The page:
How To Improve Your SCUBA Breathing Rate and Get More Bottom TIME

5 Easy Steps You Can Take to Improve Your Breathing Rate and Get More Bottom Time On Your Next Dive!

What if I told you that there are four simple things you can do on your next dive that will absolutely help you maximize your bottom time.

You’ve invested time and money into your training, your dive gear, and even the dive trip itself. It only makes sense that you do what’s possible to safely maximize your time underwater.

Below are five simple steps you can take to help you become more efficient underwater and ultimately lower your breathing rate which will maximize your bottom time! Don't underestimate how powerful some of these steps are. Just because they are easy doesn't mean they aren't extremely effective!

Step 1: Be Very Mindful Of Your Movement! Motion Requires Energy and Energy Requires Motion

Don’t worry, you don’t need to be Isaac Newton to understand this. What you do need to understand is that one of the most important skills you need to master as a diver is how to move when you are underwater! As a diver, you should have a basic understanding of movement and how it affects us.

You See, the more you move underwater the more oxygen your body uses and the more oxygen your body uses, the more gas you’ll burn while diving.

Most of us rarely think about how efficiently we are moving on the surface because we don’t have a limited amount of oxygen while we go about our daily routine.

Unfortunately, that’s just not the case when we are visiting our favorite reef or wreck. Our gas supply is limited to the available gas inside our SCUBA tank.

That’s why things like kicking technique, weighting and even how you move become important if you really want to maximize your fun time with the fish.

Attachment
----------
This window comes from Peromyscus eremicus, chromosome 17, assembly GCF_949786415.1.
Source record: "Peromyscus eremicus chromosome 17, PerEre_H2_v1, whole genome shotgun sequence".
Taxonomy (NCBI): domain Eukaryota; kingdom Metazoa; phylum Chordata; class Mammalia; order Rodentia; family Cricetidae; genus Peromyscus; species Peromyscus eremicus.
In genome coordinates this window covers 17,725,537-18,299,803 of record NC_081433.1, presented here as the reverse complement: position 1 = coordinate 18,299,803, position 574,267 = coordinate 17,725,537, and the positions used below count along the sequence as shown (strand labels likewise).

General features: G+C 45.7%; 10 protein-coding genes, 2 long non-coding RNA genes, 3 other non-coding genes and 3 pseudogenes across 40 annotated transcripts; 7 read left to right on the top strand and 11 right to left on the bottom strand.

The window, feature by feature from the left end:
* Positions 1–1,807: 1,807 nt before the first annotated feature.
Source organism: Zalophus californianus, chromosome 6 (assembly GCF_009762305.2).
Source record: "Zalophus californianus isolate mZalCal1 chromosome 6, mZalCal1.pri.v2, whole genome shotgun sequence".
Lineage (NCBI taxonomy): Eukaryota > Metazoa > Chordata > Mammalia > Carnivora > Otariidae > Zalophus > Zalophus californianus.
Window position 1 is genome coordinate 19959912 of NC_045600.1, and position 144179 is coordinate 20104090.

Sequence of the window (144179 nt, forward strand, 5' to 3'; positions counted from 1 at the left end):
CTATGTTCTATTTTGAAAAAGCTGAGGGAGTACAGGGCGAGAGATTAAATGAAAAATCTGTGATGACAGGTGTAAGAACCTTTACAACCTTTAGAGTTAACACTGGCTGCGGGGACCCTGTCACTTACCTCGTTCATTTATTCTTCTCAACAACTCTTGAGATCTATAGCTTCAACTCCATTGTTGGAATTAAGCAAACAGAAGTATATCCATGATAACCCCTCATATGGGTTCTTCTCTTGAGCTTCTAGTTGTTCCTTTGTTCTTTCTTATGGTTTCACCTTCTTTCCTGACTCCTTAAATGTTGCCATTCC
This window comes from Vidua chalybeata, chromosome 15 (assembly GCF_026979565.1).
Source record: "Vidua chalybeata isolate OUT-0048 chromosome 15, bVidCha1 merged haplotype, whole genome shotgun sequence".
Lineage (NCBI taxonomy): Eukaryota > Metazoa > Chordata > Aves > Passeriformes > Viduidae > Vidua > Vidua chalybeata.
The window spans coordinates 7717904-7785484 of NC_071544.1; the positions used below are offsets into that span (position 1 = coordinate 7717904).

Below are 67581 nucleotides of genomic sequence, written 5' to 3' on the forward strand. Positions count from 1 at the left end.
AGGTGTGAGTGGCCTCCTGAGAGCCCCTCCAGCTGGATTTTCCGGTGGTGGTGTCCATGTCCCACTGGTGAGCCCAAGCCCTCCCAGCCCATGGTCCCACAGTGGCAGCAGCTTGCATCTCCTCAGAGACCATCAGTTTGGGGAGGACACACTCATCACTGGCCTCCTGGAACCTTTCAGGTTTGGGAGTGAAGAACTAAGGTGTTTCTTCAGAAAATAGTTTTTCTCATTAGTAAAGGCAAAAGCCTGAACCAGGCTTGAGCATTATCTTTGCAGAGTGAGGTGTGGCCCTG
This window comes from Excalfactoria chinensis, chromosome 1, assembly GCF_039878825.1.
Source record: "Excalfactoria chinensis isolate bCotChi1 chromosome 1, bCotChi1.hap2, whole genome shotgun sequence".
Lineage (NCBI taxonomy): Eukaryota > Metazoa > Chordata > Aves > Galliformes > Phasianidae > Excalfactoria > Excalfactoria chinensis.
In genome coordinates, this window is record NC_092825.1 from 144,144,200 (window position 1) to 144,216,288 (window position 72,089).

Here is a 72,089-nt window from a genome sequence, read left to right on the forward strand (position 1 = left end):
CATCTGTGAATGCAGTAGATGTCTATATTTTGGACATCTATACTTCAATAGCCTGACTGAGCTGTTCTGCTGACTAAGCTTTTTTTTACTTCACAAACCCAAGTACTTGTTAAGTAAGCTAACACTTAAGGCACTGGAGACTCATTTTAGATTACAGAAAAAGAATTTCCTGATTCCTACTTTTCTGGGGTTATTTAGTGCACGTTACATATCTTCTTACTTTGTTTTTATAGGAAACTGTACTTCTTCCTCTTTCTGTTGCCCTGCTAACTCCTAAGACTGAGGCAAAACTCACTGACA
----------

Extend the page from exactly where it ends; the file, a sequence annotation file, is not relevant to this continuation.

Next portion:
“You should use ten percent of your body weight in lead when you go diving.”

Have you ever heard this before??? It’s a common yet dangerous recommendation which I’ve heard on dive boats before.

I cannot begin to tell you the headache I get when I hear that!

Just to illustrate how wrong that recommendation is let me walk you through the following scenario.

I live in S. Florida (warm water all year round). Here we absolutely do not need this much ballast to go diving.

I weigh 195 lbs (88.5 kilos). If I were to blindly follow the formula above, I would need to dive with 19.5 lbs (8.8 kilos) of lead. This is an amount of lead that would surely make me sink like a rock were my BCD not fully inflated.

Currently I dive with nothing more than a steel back plate, which is about 6lbs (2.7 kilos) negative. So, if I were to use the formula above, I would be diving with almost 14 more pounds (6.4 kilos) of weight than I actually need.

How much do you think carrying an extra 14 lbs of weight with me on every dive would affect my air consumption?

The extra weight means I need more air in my BCD just to stay neutral. This extra air creates more drag. More drag = more energy wasted.

The extra weight also takes more effort to move, again more energy wasted.

Then there’s the more terrifying aspect of diving with so much extra weight which is that it can be dangerous!

What happens if you’re BCD is punctured? Or if the inflator hose breaks? Can you swim back to the surface with so much weight strapped to you?

Then there’s the more terrifying aspect of diving with so much extra weight which is that it can be dangerous!

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I know, you might be thinking you can always ditch the weight, but what if you can’t. What if you were to lose consciousness and it’s no up to someone else to bring you to the surface.

Even if you could ditch it, how does having un-needed weight benefit you?

Now, there are times and places where diving with 10% or even more than 10% of your body weight may be warranted.

The issue here is not the amount of weight, it’s how you determine how much weight you actually need. As divers we have to be aware of our weighting needs.